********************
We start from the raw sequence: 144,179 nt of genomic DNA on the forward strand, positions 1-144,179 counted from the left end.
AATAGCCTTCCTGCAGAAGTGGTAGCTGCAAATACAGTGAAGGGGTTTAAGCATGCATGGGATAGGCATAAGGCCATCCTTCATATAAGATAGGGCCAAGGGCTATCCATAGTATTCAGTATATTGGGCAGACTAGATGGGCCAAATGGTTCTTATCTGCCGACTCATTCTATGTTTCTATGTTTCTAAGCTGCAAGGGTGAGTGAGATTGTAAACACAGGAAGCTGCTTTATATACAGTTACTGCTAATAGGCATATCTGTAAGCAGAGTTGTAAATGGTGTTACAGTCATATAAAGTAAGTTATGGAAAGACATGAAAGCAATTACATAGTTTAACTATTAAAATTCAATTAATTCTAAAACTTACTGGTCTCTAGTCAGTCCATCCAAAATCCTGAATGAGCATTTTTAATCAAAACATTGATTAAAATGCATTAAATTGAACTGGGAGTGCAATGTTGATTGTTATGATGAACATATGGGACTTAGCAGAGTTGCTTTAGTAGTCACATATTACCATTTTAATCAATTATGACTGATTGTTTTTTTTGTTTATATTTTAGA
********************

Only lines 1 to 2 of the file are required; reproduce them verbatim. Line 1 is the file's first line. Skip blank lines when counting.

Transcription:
We start from the raw sequence: 144,179 nt of genomic DNA on the forward strand, positions 1-144,179 counted from the left end.
AATAGCCTTCCTGCAGAAGTGGTAGCTGCAAATACAGTGAAGGGGTTTAAGCATGCATGGGATAGGCATAAGGCCATCCTTCATATAAGATAGGGCCAAGGGCTATCCATAGTATTCAGTATATTGGGCAGACTAGATGGGCCAAATGGTTCTTATCTGCCGACTCATTCTATGTTTCTATGTTTCTAAGCTGCAAGGGTGAGTGAGATTGTAAACACAGGAAGCTGCTTTATATACAGTTACTGCTAATAGGCATATCTGTAAGCAGAGTTGTAAATGGTGTTACAGTCATATAAAGTAAGTTATGGAAAGACATGAAAGCAATTACATAGTTTAACTATTAAAATTCAATTAATTCTAAAACTTACTGGTCTCTAGTCAGTCCATCCAAAATCCTGAATGAGCATTTTTAATCAAAACATTGATTAAAATGCATTAAATTGAACTGGGAGTGCAATGTTGATTGTTATGATGAACATATGGGACTTAGCAGAGTTGCTTTAGTAGTCACATATTACCATTTTAATCAATTATGACTGATTGTTTTTTTTGTTTATATTTTAGA